The subtitle of this post describes both the quantity of items that came to our attention this week as well as the jump in traffic seen from a mention by a prominent financial writer.
James Altucher at RealMoney.com noted one of our posts which nicely increased the number of visitors to our humble site. Thank you James and welcome to the readers who are checking out our site for the first time.
Random Roger notes the cover story at Businessweek on the (seemingly) never-ending slump in the bluest of the blue chips. Many a strategist has called for a return to the blue chips, but as of yet that trend reversal has not played out.
Seeking Alpha has a good one page summary of this week’s Barron’s. We would note for those investors interested in an “alternative investment” proxy the cover story on Goldman Sachs (GS). In light of our earlier discussion on fund rankings, we found the piece on Lipper’s attempt to raise the profile of its mutual fund ranking system notable.
On the topic of investment proxies, Daniel Gross in the New York Times, notes the advantages of investing in mutual fund managers, versus the funds that actually manage.
On the topic of mutual fund managers, here is something you don’t see very often. A change in fund managers actually leading to lower fund fees. J. Alex Tarquinio at the New York Times notes just such a case with the Clipper Fund (CFIMX).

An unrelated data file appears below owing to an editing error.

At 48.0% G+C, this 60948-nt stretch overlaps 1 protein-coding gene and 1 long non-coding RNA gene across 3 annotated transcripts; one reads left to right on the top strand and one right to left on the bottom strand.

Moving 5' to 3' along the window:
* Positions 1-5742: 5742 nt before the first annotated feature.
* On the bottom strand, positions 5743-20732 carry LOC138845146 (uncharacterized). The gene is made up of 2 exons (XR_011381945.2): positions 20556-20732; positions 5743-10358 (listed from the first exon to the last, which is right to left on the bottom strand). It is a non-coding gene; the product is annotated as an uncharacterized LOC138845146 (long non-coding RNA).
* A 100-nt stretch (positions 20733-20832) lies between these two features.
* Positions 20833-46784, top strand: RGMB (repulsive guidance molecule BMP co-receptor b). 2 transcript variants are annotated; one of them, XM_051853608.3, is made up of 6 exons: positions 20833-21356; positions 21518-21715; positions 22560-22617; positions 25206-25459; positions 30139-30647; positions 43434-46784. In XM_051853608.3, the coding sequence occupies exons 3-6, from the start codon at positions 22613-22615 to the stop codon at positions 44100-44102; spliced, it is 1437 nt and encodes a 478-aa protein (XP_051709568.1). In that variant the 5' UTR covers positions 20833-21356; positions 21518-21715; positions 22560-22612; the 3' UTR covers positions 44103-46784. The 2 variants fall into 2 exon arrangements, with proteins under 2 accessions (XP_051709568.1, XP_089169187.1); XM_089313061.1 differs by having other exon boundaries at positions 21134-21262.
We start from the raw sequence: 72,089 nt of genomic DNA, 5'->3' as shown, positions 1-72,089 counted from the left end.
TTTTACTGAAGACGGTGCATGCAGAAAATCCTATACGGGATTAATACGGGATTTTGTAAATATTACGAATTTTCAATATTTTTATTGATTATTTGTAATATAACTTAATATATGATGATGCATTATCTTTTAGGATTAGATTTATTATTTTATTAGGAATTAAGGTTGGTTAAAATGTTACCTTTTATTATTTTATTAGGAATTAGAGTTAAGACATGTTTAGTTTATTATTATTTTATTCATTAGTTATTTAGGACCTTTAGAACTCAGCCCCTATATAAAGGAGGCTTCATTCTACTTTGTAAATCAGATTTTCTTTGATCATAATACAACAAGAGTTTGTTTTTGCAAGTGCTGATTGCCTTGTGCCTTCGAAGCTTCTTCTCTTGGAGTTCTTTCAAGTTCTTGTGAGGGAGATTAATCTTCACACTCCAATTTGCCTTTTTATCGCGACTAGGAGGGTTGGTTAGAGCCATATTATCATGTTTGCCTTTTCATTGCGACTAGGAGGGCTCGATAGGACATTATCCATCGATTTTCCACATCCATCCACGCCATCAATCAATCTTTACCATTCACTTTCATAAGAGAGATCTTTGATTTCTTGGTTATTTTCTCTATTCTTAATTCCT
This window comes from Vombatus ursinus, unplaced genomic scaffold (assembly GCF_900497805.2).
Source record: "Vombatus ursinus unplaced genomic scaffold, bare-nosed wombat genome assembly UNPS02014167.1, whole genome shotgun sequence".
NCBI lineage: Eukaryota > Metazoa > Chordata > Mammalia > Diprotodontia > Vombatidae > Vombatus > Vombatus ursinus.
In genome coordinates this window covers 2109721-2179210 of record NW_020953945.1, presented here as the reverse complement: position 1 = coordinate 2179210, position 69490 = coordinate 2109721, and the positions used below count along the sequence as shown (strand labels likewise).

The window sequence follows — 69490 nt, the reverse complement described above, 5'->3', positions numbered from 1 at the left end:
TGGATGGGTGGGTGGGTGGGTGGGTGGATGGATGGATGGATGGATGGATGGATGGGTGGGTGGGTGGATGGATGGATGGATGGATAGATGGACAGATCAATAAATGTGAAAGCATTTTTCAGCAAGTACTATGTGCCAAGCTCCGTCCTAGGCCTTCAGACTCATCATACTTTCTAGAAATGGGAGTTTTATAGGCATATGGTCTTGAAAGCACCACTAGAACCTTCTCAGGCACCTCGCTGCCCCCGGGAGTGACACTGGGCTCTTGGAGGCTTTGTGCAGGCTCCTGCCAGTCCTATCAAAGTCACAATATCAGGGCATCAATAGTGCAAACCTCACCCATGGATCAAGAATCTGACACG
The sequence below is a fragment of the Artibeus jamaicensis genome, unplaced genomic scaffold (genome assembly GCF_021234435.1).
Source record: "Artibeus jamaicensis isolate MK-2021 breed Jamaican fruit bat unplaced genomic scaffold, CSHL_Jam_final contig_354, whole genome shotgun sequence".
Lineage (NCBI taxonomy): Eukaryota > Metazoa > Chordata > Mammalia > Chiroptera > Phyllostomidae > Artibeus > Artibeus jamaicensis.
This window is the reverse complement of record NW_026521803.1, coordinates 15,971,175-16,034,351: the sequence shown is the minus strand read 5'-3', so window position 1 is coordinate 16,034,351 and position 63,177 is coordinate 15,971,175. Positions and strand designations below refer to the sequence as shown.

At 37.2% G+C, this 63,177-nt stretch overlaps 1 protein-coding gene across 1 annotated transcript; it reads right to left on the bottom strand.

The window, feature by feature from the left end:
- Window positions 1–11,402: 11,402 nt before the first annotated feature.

James Hamilton at Econbrowser notes the gloomy response of the capital markets to the new s of stronger economic growth.
We have been skeptical about the explosion in “niche ETFs”, but now according to Eleanor Laise at the Wall Street Journal you can add an IPO exchange traded fund to that list.
Another hot topic on this site has been ethanol, now Gerelyn Terzo at IDD notes a growing list of private ethanol producers looking for expansion capital including the potential for initial public offerings. (via Paul Kedrosky).
Given the strong performance of the overseas markets recently we should not be surprised by a report by Paul J. Lim in the New York Times that international index funds are gaining popularity.
Moises Naim at Foreign Policy believes economists as a class need to be a bit more humble about their collective abilities.
Malcolm Gladwell has an interesting post up on the book “Game of Shadows” and how we should unleash the forensic economists on the sports record books to test for “plausibility.”
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